Britain might face huge challenges in external trade talks even if it could take control of the trade policy after Brexit, experts warned at the second UK Trade Policy Observatory (UKTPO) conference in London Wednesday.
The UKTPO is a partnership between the University of Sussex and the Royal Institute of International Affairs, commonly known as Chatham House.
When Britain is outside the European Union (EU), the country might have declining voice on the trade negotiation table with countries like the United States, argued Peter Holmes, trade expert and Fellow of the UKTPO at the University of Sussex.
Aligning British rules with those of the United States would create divergences with the EU and inevitably create extra frictions at the UK-EU border, Holmes pointed out in his recent paper on the future of UK-U.S. trade.
To transfer the EU law into British law would result in a large body of new legislation for trade in the country, said Emily Lydgate, a senior lecturer in law at the University of Sussex.
Taking food safety as an example, with respect to external trade agreements, such as with the United States, she said food safety legislation gives ministers broad discretion to make future changes.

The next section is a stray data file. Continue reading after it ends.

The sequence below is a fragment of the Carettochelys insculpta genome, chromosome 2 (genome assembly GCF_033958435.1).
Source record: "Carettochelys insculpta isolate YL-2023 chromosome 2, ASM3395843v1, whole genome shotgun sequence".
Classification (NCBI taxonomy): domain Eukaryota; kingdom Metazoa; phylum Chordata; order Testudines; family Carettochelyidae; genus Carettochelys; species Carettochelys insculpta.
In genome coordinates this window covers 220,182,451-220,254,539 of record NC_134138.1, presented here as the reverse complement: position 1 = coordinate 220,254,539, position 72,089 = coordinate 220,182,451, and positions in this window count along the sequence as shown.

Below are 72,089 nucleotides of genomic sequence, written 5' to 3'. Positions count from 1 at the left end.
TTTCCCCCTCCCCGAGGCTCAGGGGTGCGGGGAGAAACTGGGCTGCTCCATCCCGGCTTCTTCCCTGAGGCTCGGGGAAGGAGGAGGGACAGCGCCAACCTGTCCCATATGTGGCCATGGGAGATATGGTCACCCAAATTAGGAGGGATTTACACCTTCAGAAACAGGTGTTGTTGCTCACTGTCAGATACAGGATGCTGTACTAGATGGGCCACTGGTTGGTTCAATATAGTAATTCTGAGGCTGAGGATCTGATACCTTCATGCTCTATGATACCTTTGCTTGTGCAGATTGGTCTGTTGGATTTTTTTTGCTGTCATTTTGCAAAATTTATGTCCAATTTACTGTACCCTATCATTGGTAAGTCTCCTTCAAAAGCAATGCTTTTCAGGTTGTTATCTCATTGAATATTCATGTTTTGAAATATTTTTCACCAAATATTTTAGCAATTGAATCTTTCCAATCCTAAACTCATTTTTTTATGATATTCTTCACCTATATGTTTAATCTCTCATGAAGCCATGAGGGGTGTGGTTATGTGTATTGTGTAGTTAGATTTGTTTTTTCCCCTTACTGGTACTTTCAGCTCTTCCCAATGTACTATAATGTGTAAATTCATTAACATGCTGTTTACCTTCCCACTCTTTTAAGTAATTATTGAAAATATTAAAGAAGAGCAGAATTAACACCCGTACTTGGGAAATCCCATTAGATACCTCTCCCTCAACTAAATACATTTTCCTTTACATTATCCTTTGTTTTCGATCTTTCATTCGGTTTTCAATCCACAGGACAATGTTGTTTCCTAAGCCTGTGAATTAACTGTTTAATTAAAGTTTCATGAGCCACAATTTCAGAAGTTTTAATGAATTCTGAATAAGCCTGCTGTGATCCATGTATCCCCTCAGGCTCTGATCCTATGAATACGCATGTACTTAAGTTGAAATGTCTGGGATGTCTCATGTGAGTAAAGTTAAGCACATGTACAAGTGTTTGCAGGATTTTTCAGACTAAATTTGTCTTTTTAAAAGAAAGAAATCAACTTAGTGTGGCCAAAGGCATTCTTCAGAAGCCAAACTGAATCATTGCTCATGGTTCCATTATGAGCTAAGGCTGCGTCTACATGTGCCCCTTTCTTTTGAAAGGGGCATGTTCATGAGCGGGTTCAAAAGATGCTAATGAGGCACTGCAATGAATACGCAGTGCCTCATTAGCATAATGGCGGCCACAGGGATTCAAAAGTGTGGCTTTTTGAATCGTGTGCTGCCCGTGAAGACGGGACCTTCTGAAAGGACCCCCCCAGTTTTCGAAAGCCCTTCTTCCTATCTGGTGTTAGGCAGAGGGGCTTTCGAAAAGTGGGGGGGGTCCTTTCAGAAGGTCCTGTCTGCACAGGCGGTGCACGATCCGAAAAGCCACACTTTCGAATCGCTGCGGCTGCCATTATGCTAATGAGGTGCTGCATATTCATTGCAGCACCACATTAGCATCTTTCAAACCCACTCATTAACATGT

“Is it possible to have unified approach to food safety between devolved nations in trade negotiations?” she raised the question, considering Northern Ireland will likely remain aligned with the EU while Scotland wishes to maintain regulatory alignment with the EU.
Other experts from the University of Cambridge, the Bank of England, and other institutions also expressed their concerns on the unpredictable trade policy and lack of trust in trade talks with the United States.
The annual UKTPO conference focused on the legal areas of trade policy this year, bringing together experts from academia, government and business.
Topics in the conference, among others, included blockchain’s influence on trade in services, China’s role in international trade, and current trade tensions.